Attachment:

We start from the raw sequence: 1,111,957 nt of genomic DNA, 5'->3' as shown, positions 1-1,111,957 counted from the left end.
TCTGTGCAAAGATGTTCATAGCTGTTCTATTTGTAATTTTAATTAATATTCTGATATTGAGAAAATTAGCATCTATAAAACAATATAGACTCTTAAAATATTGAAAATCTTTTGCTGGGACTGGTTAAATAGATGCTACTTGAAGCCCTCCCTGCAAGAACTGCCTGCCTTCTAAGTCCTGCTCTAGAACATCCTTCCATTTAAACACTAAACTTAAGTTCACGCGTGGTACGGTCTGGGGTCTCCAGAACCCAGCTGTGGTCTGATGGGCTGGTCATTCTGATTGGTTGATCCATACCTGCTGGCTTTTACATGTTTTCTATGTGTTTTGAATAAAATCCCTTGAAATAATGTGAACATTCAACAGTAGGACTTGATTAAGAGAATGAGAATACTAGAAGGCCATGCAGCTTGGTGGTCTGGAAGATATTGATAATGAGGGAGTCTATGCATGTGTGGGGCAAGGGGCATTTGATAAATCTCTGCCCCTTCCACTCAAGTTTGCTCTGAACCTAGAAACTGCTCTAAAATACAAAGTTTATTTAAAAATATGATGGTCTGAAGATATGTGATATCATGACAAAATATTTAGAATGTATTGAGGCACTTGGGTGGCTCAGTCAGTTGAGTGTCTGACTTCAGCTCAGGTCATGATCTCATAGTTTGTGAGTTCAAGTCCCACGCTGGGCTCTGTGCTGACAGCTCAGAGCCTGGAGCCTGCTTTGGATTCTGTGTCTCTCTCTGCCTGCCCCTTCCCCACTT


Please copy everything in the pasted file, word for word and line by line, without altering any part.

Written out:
We start from the raw sequence: 1,111,957 nt of genomic DNA, 5'->3' as shown, positions 1-1,111,957 counted from the left end.
TCTGTGCAAAGATGTTCATAGCTGTTCTATTTGTAATTTTAATTAATATTCTGATATTGAGAAAATTAGCATCTATAAAACAATATAGACTCTTAAAATATTGAAAATCTTTTGCTGGGACTGGTTAAATAGATGCTACTTGAAGCCCTCCCTGCAAGAACTGCCTGCCTTCTAAGTCCTGCTCTAGAACATCCTTCCATTTAAACACTAAACTTAAGTTCACGCGTGGTACGGTCTGGGGTCTCCAGAACCCAGCTGTGGTCTGATGGGCTGGTCATTCTGATTGGTTGATCCATACCTGCTGGCTTTTACATGTTTTCTATGTGTTTTGAATAAAATCCCTTGAAATAATGTGAACATTCAACAGTAGGACTTGATTAAGAGAATGAGAATACTAGAAGGCCATGCAGCTTGGTGGTCTGGAAGATATTGATAATGAGGGAGTCTATGCATGTGTGGGGCAAGGGGCATTTGATAAATCTCTGCCCCTTCCACTCAAGTTTGCTCTGAACCTAGAAACTGCTCTAAAATACAAAGTTTATTTAAAAATATGATGGTCTGAAGATATGTGATATCATGACAAAATATTTAGAATGTATTGAGGCACTTGGGTGGCTCAGTCAGTTGAGTGTCTGACTTCAGCTCAGGTCATGATCTCATAGTTTGTGAGTTCAAGTCCCACGCTGGGCTCTGTGCTGACAGCTCAGAGCCTGGAGCCTGCTTTGGATTCTGTGTCTCTCTCTGCCTGCCCCTTCCCCACTT